Whenever a radically different and powerful new technology emerges, we first use it to create things that look very similar to those made with the technology that it has replaced. Only later, when more confidence in the new technology has developed, do we give the new technology its own shape and form. And only then can we fully realise the potential of the new technology.
Here are three examples:
- The first railway carriages looked just like horse-drawn stagecoaches (but with different wheels). A few years later we saw the development of much longer bogie carriages that looked nothing like stagecoaches and enabled trains to travel at much higher speeds.
- The first concrete viaduct (at Glenfinnan on the West Highland Railway) had the same shape as a brick or stone viaduct. Only later did engineers develop new 'archless' shapes that made much bigger and lighter bridges possible.
- The first mobile phones looked like conventional phones without a cable. Today's mobile phones look nothing at all like traditional phones and have far more capabilities.
It is the same with education. Digital technology, in particular the Internet, represents a radical and powerful step forward in the tools available for learning. But we are still at the stage of using digital technology to do something that looks very similar to traditional classroom education. We have yet to develop or implement digitally enhanced education that has its own shape and form, and can therefore realise its huge potential.
This issue was touched on in a 'big idea' article Should we leave the classroom behind? by Laura Spinney in last Saturday's Guardian newspaper. The starting point for the article was an exploration of how education has changed during the pandemic. Spinney acknowledges that "education was adapting to the digital world long before Covid" but makes the point that "the pandemic has given learning a huge shove towards the virtual." She points out, though, that in spite of learning going online "it tended to stick to pre-existing timetables", a classic example of a new technology that has not yet developed its own shape and form, but is just trying to imitate the look of the old technology it is replacing. One of the most depressing educational stories I heard during the pandemic was of a school that insisted that its pupils wore their school uniform while they were at home taking part in Zoom-based lessons. Surely that's rather like insisting that the carriages for trains going through the Channel Tunnel have to look like stagecoaches!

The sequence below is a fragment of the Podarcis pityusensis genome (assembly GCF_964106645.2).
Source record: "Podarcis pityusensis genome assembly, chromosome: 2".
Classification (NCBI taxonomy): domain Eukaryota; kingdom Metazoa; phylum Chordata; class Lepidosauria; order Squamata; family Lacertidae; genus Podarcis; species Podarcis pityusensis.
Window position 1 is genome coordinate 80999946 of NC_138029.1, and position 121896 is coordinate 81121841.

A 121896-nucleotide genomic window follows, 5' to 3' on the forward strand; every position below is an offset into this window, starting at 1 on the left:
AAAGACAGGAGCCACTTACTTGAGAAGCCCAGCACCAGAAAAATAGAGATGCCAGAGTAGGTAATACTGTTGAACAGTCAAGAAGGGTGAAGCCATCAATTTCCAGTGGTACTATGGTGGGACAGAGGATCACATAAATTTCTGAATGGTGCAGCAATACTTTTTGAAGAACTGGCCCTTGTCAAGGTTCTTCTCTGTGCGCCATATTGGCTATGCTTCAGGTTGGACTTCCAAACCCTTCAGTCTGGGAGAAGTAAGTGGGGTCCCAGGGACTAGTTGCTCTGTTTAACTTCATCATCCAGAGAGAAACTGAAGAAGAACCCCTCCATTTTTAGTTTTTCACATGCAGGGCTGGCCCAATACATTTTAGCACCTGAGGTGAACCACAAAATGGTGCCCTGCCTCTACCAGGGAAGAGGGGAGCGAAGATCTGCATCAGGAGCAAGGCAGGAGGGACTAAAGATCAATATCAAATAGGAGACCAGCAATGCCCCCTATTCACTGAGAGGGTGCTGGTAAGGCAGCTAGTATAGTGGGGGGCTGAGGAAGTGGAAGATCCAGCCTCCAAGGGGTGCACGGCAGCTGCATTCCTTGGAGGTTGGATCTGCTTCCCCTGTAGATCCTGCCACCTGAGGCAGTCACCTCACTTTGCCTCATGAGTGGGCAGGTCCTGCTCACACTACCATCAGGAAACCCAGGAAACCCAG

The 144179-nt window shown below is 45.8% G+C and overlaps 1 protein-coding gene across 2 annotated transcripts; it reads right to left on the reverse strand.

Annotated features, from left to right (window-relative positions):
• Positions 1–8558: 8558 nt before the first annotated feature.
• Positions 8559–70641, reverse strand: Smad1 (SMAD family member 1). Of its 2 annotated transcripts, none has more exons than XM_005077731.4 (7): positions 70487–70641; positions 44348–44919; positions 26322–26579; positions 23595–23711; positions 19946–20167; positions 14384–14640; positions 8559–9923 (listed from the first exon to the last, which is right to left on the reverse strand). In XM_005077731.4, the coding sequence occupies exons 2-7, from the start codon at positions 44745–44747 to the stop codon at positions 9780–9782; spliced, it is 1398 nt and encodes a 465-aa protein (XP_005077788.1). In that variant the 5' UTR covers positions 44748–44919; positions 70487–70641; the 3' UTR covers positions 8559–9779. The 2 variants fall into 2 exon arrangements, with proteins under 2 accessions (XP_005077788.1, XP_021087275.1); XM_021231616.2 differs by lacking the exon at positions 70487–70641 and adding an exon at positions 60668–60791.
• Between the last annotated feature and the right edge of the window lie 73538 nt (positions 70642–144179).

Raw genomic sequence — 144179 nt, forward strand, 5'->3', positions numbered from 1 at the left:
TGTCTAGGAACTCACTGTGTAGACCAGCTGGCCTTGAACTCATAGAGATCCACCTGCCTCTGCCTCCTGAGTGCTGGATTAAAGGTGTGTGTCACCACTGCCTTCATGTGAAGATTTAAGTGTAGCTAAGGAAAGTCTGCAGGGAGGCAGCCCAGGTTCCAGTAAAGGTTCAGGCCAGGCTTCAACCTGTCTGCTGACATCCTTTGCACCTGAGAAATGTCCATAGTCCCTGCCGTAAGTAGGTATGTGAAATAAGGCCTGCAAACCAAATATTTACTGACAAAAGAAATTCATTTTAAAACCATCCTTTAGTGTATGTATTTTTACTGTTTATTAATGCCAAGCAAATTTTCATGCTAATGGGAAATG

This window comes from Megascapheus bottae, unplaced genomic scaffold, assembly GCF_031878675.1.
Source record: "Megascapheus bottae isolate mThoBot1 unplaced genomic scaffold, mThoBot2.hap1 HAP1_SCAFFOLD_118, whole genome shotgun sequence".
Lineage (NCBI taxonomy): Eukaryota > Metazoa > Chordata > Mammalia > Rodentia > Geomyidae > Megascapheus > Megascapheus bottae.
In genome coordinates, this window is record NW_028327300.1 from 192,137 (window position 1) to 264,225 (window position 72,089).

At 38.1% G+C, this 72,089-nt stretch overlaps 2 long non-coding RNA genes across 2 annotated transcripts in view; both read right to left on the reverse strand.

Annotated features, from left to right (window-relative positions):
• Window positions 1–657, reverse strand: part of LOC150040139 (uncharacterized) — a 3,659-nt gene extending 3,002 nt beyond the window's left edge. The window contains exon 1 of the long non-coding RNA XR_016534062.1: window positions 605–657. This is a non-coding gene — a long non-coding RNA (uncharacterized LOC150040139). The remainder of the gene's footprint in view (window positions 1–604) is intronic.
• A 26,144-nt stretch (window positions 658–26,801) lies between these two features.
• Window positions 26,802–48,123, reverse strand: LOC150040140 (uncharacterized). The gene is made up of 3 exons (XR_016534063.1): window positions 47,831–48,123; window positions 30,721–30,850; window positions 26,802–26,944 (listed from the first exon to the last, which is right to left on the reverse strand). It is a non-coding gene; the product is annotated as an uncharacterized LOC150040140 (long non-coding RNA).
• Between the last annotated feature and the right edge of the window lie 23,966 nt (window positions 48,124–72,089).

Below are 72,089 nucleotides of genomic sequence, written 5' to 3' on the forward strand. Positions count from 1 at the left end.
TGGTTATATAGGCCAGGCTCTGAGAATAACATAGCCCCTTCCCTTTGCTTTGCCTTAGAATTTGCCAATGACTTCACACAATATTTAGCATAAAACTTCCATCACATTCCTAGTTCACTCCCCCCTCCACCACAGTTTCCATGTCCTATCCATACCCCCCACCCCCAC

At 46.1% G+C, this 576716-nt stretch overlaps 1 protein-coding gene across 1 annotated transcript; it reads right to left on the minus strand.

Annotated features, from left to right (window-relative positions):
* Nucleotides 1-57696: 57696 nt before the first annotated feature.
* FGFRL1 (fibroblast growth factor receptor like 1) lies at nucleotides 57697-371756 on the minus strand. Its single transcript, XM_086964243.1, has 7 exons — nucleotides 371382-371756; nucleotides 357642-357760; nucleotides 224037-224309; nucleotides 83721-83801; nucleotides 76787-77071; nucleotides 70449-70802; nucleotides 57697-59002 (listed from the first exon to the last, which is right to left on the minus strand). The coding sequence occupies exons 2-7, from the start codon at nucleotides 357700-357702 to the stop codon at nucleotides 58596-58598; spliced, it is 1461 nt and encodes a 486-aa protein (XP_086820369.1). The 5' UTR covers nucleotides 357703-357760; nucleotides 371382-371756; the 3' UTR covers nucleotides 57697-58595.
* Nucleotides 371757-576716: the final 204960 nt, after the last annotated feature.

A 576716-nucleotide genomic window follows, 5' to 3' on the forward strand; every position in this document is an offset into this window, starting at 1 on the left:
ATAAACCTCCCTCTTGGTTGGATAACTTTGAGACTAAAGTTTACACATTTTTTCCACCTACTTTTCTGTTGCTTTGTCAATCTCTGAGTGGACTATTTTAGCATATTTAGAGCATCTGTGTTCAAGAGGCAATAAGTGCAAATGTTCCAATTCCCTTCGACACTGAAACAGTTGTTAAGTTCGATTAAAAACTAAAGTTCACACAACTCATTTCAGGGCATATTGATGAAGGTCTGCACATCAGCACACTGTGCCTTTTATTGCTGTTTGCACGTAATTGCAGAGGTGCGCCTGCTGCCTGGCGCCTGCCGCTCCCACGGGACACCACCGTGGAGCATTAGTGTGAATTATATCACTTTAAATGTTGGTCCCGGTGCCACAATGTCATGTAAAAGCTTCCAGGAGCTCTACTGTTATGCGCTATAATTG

In the Guardian article Spinney quotes Professor Yong Zhao of the University of Kansas: "This is a time for schools and systems to reimagine education without schooling or classrooms." Professor Zhao and Dr Jim Watterston have co-authored a paper that emphasises the importance of creativity, critical thinking and entrepreneurship rather than information retention. And they call for giving students more control of what and how they learn.
Of course it will take time for the new form and shape of education to develop, but I feel certain that future generations will look back on the disruption of the pandemic as being a turning point, a key event in bringing about systems of learning suitable for the digital world. And the yet to emerge world of fully functional digital education will not, of course, just involve individuals sitting in front of computers. On the contrary there will be an increased appreciation of the importance of the social aspect of human learning. And we will see a synthesis of technological innovation with social learning environments that are much more effective than conventional classrooms. We may be sure that, to quote from the final paragraph of Spinney's article "it seems unlikely that the classroom will ever look the same again".